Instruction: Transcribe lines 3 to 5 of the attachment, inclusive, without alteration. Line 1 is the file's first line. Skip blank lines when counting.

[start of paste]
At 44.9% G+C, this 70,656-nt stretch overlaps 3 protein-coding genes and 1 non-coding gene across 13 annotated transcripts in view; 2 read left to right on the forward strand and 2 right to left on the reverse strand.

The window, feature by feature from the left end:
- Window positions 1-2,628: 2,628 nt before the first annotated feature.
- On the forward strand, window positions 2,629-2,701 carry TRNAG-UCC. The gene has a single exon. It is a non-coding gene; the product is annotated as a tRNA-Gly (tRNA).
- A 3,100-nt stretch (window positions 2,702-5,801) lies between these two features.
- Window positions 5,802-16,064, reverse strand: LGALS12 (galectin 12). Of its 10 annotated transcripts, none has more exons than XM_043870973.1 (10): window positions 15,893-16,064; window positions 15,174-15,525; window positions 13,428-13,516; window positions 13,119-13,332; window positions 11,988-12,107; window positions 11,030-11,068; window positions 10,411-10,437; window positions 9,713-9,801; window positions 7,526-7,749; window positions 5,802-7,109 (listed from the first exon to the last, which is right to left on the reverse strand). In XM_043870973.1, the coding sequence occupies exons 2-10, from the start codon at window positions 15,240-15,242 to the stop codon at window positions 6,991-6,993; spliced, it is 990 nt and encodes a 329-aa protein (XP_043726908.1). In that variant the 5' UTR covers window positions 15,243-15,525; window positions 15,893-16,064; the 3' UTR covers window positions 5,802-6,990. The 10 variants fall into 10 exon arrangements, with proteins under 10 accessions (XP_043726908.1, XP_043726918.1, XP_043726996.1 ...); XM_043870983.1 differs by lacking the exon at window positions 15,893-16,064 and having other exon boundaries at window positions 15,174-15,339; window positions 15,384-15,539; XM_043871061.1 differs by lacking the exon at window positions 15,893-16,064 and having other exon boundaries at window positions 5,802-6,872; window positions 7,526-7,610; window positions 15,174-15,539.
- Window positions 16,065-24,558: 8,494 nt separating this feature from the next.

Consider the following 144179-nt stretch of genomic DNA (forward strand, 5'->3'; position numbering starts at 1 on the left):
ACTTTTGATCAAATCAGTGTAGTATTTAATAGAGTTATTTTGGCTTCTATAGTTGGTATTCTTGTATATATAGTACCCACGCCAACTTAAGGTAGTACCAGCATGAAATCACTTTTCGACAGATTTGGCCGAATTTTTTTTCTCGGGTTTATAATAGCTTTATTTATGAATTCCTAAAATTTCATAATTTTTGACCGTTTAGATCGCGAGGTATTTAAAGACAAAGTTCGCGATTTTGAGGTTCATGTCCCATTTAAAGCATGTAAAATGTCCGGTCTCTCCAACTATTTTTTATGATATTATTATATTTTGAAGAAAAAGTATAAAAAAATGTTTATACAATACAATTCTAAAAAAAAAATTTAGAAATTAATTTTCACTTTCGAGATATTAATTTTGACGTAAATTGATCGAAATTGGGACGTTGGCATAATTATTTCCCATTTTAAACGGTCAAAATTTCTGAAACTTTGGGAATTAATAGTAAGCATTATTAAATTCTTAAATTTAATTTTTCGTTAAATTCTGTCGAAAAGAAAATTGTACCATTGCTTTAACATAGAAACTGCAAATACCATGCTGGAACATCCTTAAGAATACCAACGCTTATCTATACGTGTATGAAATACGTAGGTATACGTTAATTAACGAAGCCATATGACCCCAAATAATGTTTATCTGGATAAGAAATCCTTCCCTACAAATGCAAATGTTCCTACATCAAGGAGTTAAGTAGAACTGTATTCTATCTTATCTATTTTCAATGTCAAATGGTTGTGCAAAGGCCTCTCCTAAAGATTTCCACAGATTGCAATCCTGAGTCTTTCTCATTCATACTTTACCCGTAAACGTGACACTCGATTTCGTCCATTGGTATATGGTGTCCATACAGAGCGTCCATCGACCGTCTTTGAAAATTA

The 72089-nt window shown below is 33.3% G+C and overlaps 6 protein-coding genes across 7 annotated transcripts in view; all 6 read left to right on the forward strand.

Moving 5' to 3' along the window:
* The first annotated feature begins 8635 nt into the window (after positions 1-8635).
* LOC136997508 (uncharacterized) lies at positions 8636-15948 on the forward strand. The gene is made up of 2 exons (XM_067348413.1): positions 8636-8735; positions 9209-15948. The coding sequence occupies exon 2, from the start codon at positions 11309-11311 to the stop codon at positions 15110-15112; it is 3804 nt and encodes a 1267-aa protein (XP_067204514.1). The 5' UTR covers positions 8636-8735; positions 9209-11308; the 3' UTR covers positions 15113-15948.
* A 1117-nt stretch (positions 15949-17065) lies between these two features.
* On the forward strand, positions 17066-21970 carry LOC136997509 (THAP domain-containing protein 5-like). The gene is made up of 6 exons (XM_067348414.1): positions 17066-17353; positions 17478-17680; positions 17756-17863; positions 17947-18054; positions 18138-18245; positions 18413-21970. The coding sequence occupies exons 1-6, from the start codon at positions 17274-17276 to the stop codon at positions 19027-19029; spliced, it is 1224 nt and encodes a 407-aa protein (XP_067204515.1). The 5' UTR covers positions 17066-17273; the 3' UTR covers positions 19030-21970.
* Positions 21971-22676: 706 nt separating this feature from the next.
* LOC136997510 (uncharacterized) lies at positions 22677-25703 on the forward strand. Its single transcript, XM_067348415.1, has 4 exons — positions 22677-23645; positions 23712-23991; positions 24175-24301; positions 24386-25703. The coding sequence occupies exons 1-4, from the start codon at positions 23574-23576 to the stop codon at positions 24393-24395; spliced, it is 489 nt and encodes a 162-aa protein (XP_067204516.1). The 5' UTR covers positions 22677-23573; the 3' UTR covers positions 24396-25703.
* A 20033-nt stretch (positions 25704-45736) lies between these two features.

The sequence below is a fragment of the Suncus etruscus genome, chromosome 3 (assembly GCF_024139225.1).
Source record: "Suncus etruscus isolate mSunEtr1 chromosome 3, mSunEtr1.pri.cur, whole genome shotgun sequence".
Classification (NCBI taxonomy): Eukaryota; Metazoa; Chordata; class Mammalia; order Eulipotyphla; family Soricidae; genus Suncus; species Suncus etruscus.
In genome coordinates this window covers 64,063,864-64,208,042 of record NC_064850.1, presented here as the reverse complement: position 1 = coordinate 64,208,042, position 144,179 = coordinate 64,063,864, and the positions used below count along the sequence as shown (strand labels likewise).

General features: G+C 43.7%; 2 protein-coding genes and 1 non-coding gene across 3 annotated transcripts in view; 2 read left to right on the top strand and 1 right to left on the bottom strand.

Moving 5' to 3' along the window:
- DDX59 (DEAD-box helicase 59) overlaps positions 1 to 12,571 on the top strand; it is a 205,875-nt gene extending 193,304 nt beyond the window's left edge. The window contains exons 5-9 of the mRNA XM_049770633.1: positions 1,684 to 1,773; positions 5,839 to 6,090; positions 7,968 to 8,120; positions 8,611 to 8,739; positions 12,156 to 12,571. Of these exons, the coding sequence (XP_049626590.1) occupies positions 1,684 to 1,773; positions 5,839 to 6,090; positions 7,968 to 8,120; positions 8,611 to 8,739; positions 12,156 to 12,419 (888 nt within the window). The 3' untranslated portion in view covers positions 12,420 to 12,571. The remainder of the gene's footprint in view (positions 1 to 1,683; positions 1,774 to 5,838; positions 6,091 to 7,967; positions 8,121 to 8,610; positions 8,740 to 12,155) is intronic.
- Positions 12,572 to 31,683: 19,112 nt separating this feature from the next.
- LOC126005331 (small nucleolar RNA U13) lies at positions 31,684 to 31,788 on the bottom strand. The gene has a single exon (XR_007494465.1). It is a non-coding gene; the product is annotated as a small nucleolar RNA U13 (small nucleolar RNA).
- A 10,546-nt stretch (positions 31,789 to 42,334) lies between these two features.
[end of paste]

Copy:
- Window positions 1-2,628: 2,628 nt before the first annotated feature.
- On the forward strand, window positions 2,629-2,701 carry TRNAG-UCC. The gene has a single exon. It is a non-coding gene; the product is annotated as a tRNA-Gly (tRNA).
- A 3,100-nt stretch (window positions 2,702-5,801) lies between these two features.